Ambassadors and Experts

The INTEGER Ambassadors and Experts create a pool of expertise comprising Researchers, Academics and Experts from the fields of science, engineering and social sciences, and who have successfully implemented structural change or have relevant experience and expertise on this matter.

Ambassadors and Experts are expected to help with the implementation of gender equality actions and aid with the dissemination activities of the project at the highest level. Their role is to offer support by :  

 •    Sharing experience and knowledge while visiting the targeted institutions
•    Participating in, and speaking at, conferences and events about and for the institution
•    Delivering seminars and facilitating workshops on relevant topics, including structural change
•    Advising and mentoring, including on policy and strategy and on development and implementation of Transformational-Gender Action Plans
•    Identifying resources for ensuring sustainability

Find below the INTEGER project’s pools of expertise:

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Abigail
Stewart
Schwartz Tangri Distinguished University Professor of Psychology and Women’s Studies at the University of Michigan, and Director of the UM ADVANCE Program

Abigail J. Stewart is Sandra Schwartz Tangri Distinguished University Professor of Psychology and Women’s Studies at the University of Michigan, where she has been Director of the UM ADVANCE Program - a multi-level program designed to improve the campus environment for all faculty – particularly women and underrepresented minorities – in terms of recruitment, retention, climate and leadership - since 2001.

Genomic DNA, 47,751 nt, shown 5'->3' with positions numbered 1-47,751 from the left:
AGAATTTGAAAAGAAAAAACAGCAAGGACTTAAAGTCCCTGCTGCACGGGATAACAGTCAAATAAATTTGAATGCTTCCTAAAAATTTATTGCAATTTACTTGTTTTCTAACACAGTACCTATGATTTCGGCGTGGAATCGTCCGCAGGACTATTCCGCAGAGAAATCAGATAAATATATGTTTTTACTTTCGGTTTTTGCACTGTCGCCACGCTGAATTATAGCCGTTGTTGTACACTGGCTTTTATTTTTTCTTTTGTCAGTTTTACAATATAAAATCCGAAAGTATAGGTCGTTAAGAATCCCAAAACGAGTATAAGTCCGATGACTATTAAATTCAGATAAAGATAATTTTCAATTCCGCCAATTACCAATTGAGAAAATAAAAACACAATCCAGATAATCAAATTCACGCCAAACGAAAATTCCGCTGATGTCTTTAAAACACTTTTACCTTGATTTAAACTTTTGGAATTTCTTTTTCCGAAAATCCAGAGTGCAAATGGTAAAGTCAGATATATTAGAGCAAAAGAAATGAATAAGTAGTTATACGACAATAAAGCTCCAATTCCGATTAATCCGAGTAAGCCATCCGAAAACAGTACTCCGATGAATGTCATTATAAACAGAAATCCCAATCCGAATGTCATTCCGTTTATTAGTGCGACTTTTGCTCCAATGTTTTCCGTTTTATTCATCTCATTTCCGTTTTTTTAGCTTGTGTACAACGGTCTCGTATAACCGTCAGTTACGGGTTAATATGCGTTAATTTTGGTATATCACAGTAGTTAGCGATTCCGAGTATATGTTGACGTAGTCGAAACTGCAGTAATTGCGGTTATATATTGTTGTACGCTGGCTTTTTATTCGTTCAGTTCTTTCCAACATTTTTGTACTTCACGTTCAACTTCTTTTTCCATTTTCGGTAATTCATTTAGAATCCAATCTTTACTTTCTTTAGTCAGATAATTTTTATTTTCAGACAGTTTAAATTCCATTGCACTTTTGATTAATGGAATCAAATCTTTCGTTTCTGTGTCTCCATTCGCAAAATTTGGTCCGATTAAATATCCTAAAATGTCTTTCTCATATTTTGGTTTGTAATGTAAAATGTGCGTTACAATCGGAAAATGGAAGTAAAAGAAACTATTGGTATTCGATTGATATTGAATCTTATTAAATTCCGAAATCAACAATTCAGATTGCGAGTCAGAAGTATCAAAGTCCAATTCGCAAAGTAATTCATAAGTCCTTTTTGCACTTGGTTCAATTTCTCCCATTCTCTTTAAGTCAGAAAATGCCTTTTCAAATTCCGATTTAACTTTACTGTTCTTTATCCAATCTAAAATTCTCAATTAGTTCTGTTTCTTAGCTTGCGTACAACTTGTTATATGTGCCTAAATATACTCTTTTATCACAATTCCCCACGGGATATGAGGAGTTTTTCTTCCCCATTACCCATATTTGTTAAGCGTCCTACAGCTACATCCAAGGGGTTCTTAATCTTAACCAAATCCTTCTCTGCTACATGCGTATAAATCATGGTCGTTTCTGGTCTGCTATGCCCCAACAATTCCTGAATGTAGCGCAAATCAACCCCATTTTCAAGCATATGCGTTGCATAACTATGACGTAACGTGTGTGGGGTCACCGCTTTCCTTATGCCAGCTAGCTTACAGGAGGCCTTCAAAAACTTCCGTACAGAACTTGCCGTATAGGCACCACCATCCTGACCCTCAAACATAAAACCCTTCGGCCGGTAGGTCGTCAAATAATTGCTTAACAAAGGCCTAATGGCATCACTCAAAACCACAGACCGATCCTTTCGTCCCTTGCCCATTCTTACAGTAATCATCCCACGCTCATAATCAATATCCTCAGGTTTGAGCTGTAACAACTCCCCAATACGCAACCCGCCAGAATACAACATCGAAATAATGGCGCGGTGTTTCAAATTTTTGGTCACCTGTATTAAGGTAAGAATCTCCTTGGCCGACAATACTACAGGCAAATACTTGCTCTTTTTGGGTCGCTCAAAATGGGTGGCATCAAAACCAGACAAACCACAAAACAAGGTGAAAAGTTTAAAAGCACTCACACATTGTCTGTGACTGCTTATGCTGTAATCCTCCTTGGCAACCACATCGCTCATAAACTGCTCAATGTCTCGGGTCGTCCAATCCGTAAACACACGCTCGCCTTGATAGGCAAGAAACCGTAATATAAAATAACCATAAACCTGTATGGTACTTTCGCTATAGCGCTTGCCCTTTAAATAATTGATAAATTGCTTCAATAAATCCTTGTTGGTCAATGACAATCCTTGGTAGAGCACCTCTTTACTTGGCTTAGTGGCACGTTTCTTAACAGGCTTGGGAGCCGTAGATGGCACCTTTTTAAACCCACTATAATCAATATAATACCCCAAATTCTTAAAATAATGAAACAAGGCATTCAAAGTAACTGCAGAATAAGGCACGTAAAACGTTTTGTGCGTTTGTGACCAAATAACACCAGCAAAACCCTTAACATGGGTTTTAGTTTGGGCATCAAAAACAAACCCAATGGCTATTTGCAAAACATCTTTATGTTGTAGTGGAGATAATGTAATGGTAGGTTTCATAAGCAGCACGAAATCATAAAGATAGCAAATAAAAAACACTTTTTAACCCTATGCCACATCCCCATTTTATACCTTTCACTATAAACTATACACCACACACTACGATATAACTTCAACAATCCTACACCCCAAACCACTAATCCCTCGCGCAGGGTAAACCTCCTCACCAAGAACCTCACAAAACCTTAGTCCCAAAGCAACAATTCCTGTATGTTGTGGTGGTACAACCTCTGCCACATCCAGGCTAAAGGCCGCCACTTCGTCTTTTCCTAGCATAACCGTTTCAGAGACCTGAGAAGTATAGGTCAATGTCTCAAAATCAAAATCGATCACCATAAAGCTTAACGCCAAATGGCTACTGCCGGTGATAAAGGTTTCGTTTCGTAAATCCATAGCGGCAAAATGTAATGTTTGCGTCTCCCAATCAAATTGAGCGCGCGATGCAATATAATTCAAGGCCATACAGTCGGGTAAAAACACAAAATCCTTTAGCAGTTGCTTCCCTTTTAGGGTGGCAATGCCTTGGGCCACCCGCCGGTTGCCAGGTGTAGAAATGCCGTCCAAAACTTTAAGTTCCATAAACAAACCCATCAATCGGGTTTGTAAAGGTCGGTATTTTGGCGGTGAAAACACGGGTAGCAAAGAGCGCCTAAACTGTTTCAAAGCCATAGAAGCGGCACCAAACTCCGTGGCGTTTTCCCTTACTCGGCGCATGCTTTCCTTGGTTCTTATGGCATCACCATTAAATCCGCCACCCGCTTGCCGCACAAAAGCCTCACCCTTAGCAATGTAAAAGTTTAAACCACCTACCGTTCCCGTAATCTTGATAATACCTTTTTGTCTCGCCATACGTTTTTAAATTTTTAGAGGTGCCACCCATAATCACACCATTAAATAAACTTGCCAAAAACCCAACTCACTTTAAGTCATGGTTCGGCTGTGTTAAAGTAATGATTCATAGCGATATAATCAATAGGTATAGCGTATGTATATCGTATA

Her current research examines educated women’s lives and personalities; women’s movement activism both in the US and globally; gender, science and technology among graduate students, postdoctoral fellows and faculty; and institutional change in the academy.

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Paul
Walton
Professor of Chemistry at the University of York

Paul Walton is Professor of Chemistry at the University of York, where he was Head of Department from 2004 until 2010.

The department at York is one of the largest in the UK with excellent reputations for both teaching and research. It is the only academic department in the UK to hold an Athena SWAN Gold Award, a status it has held since 2008.

Paul gained his PhD from the University of Nottingham in 1990 and then worked at the University of California at Berkeley before moving to York in 1993. His research interests are in bioinorganic chemistry, which is the study of metal ions in living systems. He is particularly interested in mimicking the chemistry of metal-containing proteins using synthetic chemical systems. In this way he can create new catalysts for a variety of chemical processes, for example the sequestration of carbon dioxide. He is also interested in the use of metal complexes as novel drugs, especially in combating cancer.

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